RHONDA COATES, TIMOTHY ELLIS, PATRICK and MARIE MAHONEY, KENNETH PRICE, BRYAN and ANGELA SARVIS, JAMES VENTRILLA, and JAMES WOLAK, Petitioners
DURHAM COUNTY, a North Carolina County, and HUBRICH CONTRACTING, INC., a North Carolina Corporation, Respondents
in the Court of Appeals 8 May 2019.
by Respondent Hubrich Contracting, Inc. from Order entered 28
August 2018 by Judge G. Bryan Collins in Durham County No. 17
CVS 2906 Superior Court.
& Bunch, PLLC, by LeAnn Nease Brown, for
Morningstar Law Group, by Jeffrey L. Roether and Patrick L.
Byker, for respondent-appellant Hubrich Contracting, Inc.
Contracting, Inc. (Respondent) appeals from an Order
reversing the decision of the Durham City-County Board of
Adjustment (BOA) to grant a Minor Special-Use Permit (Permit)
to Respondent. We, however, determine the Order that
Respondent appeals from is an interlocutory order that does
not affect a substantial right of Respondent. Therefore, we
dismiss this appeal.
and Procedural Background
November 2016, Respondent commenced this proceeding by filing
an application for the Permit with the Durham City-County
Planning Department, which Permit would allow Respondent to
construct a middle school on certain property in Durham
County. Following a hearing before the BOA on 28 February
2017, the BOA issued an order granting the Permit on 28 March
2017. On 25 April 2017, Rhonda Coates, Timothy Ellis, Patrick
and Marie Mahoney, Kenneth Price, Bryan and Angela Sarvis,
James Ventrilla, and James Wolak (Petitioners) petitioned the
Durham County Superior Court for review by way of a writ of
certiorari. The Durham County Superior Court granted
Petitioners' petition on 25 April 2017 and ordered a
hearing occurred on 11 September 2017, and after the hearing
concluded, the presiding judge took the matter under
advisement. On 28 August 2018, the trial court entered its
Final Order and Judgment (Order). In its Order, the trial
court reversed the BOA's decision to grant the Permit to
Respondent and remanded the matter to the BOA with
instructions to, inter alia, reopen the public
hearing on Respondent's application for the Permit.
Respondent appeals from this Order.
neither party raises this issue, we must address whether this
appeal is properly before this Court. See Akers v. City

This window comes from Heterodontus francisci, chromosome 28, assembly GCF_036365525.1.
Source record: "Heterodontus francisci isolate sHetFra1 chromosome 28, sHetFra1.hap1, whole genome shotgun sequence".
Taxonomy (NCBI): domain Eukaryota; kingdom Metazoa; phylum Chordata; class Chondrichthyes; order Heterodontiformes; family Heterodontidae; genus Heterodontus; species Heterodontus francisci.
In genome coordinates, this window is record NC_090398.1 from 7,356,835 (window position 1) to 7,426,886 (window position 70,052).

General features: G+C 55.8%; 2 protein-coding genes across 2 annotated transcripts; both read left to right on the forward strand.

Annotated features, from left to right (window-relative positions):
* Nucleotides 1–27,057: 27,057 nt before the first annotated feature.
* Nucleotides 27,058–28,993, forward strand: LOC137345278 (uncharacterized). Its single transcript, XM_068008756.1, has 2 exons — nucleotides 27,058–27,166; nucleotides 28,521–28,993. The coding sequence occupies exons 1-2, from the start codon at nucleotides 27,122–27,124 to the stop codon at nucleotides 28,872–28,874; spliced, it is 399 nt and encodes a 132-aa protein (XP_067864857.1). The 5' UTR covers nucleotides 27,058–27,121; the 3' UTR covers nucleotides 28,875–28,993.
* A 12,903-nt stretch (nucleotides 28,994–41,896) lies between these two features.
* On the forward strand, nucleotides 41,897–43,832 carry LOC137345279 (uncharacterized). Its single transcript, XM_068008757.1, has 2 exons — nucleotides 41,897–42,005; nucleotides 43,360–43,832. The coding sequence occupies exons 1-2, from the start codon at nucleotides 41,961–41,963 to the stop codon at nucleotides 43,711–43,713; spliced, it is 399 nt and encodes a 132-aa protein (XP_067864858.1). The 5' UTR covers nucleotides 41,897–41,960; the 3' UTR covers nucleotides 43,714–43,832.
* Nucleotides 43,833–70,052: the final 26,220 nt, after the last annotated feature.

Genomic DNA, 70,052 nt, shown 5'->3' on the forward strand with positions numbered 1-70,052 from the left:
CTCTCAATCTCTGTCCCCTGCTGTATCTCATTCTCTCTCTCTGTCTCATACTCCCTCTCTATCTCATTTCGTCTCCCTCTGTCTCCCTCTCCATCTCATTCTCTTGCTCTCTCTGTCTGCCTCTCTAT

of Mount Airy, 175 N.C.App. 777, 778, 625 S.E.2d 145,
146 (2006) ("[When faced with] a jurisdictional issue,
this Court has an obligation to address the issue sua
sponte regardless [of] whether it is raised by the
parties." (citation omitted)). Indeed, Respondent
contends as grounds for appellate review that the Order
"is a final judgment . . . and therefore is appealable
to the Court of Appeals pursuant to N.C. Gen. Stat. §
7A-27(b)." We disagree.
interlocutory order . . . is one made during the pendency of
an action which does not dispose of the case, but leaves it
for further action by the trial court in order to settle and
determine the entire controversy." Cagle v.
Teachy, 111 N.C.App. 244, 247, 431 S.E.2d 801, 803
(1993) (citation omitted).
[T]his Court has consistently held that an order by a
superior court, sitting in an appellate capacity, that
remands to a municipal body for additional proceedings is not
immediately appealable. See, e.g., Heritage
Pointe Builders[ v. N.C. Licensing Bd. of General
Contractors], 120 N.C.App. [502, ] 504, 462 S.E.2d [696,
] 698 (1995) (appeal of superior court's remand to a
licensing board for rehearing dismissed as interlocutory);
Jennewein v. City Council of the City of Wilmington,
46 N.C.App. 324, 326, 264 S.E.2d 802, 803 (1980) (appeal of
superior court's remand to a city council for a de
novo hearing dismissed as interlocutory).
Akers, 175 N.C.App. at 779-80, 625 S.E.2d at 146-47
(appeal of superior court's remand to a board of
commissioners for further proceedings ...